For Asian flavors night, Bubenzer’s three-course meal fused Mediterranean and Asian ingredients, proving that healthy need not compromise taste.

She danced, chopped and cooked with passion throughout the evening, and explained how to modify her recipes according to individual tastes.

“You often get stuck with food ideas, so I want to give people in my classes new ideas, to make you realize that [cooking] is actually really easy and fresh and fun, she said.

The benefits of a cooking class are many: “You get to see, smell, touch the ingredients which is important. When you make a risotto, it’s important to see all the steps. On TV they make it look so easy and people are terrified of making it, said Bubenzer.

Attendees also got a folder with the recipes and a snazzy black apron. I donned mine and chopped alongside Bubenzer as she browned coconut flakes for the rice pudding, talked about the benefits of Maldon salt and taught us how to roast almonds to snack on at home.

She used locally grown mushrooms and porticini mushrooms for the Tom Yum Goong, all of which went into a big pot that was simmering on the stove.

It was interesting to see how Bubenzer incorporated ingredients into both savory and sweet dishes. Coconut milk was key in both the Tom Yum Goong soup as well as the rice pudding. The salad added Asian flavors to a strong Mediterranean base by using fresh seasame seeds and basil.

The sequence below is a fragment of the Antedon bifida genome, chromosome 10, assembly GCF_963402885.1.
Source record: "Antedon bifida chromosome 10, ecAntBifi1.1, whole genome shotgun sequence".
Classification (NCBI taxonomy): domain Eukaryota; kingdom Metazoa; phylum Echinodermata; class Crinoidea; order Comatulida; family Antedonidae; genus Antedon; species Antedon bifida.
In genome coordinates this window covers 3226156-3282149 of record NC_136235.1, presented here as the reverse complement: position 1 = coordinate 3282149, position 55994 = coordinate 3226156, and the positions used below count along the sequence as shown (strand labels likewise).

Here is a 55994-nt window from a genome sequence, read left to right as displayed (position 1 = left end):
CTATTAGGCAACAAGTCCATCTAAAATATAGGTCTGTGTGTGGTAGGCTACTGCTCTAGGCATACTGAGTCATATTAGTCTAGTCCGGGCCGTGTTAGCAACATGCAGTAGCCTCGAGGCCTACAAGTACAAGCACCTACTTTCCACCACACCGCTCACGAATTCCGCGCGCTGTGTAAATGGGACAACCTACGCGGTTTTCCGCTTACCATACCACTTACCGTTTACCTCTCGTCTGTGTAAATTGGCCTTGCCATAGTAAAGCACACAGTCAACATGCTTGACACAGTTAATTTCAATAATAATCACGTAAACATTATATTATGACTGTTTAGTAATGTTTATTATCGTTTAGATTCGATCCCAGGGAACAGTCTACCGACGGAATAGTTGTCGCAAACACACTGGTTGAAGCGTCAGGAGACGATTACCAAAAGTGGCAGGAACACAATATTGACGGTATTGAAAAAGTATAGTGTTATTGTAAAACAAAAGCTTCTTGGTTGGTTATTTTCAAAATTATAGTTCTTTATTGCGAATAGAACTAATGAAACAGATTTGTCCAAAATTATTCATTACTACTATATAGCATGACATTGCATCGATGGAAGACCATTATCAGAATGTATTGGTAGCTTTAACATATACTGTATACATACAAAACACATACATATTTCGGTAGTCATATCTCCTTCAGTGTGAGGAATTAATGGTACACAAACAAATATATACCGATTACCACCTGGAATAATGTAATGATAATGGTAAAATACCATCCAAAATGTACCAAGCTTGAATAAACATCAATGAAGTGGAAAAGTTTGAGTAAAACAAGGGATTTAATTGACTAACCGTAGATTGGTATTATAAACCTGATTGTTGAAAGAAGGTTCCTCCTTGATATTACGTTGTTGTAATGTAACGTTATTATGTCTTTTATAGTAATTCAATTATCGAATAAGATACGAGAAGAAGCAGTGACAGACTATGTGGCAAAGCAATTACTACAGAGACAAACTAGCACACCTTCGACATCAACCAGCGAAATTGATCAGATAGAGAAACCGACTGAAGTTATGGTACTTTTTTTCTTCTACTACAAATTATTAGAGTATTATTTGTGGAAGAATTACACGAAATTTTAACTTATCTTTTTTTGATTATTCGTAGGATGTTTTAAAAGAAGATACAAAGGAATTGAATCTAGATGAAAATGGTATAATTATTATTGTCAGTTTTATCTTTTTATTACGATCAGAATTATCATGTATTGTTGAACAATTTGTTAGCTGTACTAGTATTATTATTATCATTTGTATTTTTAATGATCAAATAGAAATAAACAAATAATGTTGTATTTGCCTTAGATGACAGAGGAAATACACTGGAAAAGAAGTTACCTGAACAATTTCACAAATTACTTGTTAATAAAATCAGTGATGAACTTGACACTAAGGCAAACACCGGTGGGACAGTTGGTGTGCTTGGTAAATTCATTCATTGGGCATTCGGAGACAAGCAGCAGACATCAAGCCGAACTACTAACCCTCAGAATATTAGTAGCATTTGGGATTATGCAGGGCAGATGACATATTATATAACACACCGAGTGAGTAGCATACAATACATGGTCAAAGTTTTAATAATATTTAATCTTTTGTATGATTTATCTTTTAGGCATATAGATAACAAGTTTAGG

“It’s amazing to go grocery shopping in Egypt. The herbs here are so fresh and the prices are excellent, she said. While the basil leaves were sourced locally, but the other ingredients conjured images of the Far East as scents of cilantro and coconut wafted through the kitchen.

Bubenzer was prone to personifying the ingredients, describing cilantro as having a feminine delicacy and talking about the inherent beauty of bell peppers. She waxed lyrical about Egyptian artichokes, which were “beautiful, dark and stunning.

“The way ingredients come together, when you taste something that’s really good, like fresh groceries.it’s instant gratification, she said.

Post-It notes scribbled with food ideas and ingredients are placed in the tens around her desk. When writing recipes for Gourmet Egypt, she sits down to piece the ideas together like a jigsaw puzzle. Some recipes are written to incorporate new food items in the store, but more often than not, they are requested by clients.

There’s a sense that Gourmet Egypt is trying to become one’s trusted local grocer, intimate and concerned about customers’ cooking habits and food selections.

The three-course meal took around an hour and a half to prepare, and the result was a medley of textures, colors and tastes. The Asian beef salad had a sweetness to it that was complimented by a garnish of fresh red chilli slices while the coconut Tom Yum Goong proved to be a hearty soup. The coconut rice pudding, quite different from the traditional Egyptian version, featured a passion fruit dressing that added a tart sweetness to the creamy coconut.

We all went home with our aprons – whether or not I’ll wear it again in a kitchen is questionable. But having made an order with Gourmet Egypt the next day (with a 10 percent discount for students on items used in the classes’ recipe), I’m looking forward to making the Asian beef salad at home, and perhaps dabbling in some sea food recipes here and there.

Gourmet Egypt3 Badr BuildingsKattameya Ring RoadMaadi, CairoTel: 19339www.GourmetEgypt.com